Parked at the elementary school today, as usual, I enjoyed watching the waterfowl that frequent the fishing pond at the school. The usual company of Great White heron,  Great Blue heron, Anhinga, Terns, and White Ibis were joined by a new visitor.  A couple of Little Blue herons poked along the shore. So easy to miss, and so lovely to see in their gleaming coats of blue.

We have three bald eagles who live in the trees adjacent to the school: a mated pair, and a single adult we assume is one of their previous offspring.  Today a welcome new arrival at the pond as I saw a gorgeous adolescent perched on the fence still resplendent in its rich brown coat.

I hope the youngster sticks around the area as I would love to watch it grow up.

As it flew off into the trees, the White ibis came marching past, searching through the grass along the edge of the pond.  Their procession is a familiar sight, but today, a newcomer in their midst, the streaked brown incongruous among the pure white of the group.

Related image

I’d never seen a juvenile at the school, as this group doesn’t nest near the pond, so it was a joy to behold strutting among them.

A wonderful continuation of the story of this small pond… the colors of things to come.

Fall takes flight

There are, in case you haven’t noticed from previous posts, LOTS of birds in the Lowcountry.  Which birds changes a bit with the seasons, although there are plenty of year round residents.  The last couple of months have rewarded our watching with a familiar resident, but in a new location. Bald eagles have moved to the pond at the elementary school. October is the beginning of nesting season here, so we were delighted to find they have taken up residence where we can look for them every week.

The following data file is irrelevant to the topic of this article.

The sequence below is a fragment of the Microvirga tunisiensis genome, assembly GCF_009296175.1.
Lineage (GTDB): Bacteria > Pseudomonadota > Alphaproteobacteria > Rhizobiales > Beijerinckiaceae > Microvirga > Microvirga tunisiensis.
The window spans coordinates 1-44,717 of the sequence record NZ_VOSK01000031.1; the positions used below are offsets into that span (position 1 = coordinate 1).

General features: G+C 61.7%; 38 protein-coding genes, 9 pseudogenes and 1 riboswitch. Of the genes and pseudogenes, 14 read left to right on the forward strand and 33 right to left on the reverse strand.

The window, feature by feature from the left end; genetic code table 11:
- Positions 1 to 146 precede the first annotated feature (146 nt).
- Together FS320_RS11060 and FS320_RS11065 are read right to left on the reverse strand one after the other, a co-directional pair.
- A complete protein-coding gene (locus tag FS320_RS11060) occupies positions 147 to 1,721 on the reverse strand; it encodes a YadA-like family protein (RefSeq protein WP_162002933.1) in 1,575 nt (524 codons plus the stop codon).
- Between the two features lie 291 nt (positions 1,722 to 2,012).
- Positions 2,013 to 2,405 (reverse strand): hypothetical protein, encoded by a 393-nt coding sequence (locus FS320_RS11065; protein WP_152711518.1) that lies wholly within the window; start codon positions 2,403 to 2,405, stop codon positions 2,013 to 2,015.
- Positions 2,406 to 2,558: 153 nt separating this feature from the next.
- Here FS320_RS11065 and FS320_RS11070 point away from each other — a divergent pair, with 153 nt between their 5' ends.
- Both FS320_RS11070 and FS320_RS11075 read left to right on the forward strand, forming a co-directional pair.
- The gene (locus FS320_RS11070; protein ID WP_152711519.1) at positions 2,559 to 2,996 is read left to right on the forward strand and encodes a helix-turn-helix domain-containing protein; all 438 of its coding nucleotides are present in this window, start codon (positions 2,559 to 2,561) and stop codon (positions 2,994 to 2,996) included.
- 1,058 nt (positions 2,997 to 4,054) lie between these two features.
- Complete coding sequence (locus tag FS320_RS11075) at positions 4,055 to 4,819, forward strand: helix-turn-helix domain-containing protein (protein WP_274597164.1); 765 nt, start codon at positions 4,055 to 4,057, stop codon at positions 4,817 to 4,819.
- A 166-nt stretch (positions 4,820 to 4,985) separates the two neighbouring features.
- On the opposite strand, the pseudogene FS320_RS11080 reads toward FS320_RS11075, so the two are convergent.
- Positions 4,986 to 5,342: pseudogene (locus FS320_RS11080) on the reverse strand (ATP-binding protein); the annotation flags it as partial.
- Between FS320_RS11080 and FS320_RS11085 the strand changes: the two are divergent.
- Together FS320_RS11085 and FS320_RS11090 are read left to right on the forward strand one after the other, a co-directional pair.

Image result for bald eagle in South Carolina

The pond is prime territory, open flight paths, but plenty of trees for roosting and nesting, and a gator free pond stocked with an abundance of fish.  By next month the eagles should be laying, and by early spring there will be nestlings to captivate the careful observer.

Snipe may be the stuff of stories and campfire pranks, but here they are among our oddball seasonal shore birds.  Wilson’s snipe are hard to spot, they are so well suited to the area, but fun to find strolling through a local ditch or in your yard.

Snipe-One

After another successful breeding season here in the Lowcountry,  our woodstork population continues to make a comeback from endangered to threatened.  They are ungainly to look at, but amazing in flight or roosting in groups in the trees.

Wood Storks

When you don’t happen to see wood storks feeding in

As fall cools into winter, we are thankful for the return of our seasonal birds. Another year of survival, another hope we can reduce climate change and protect these animals for our children and generations to come.

Welcome home.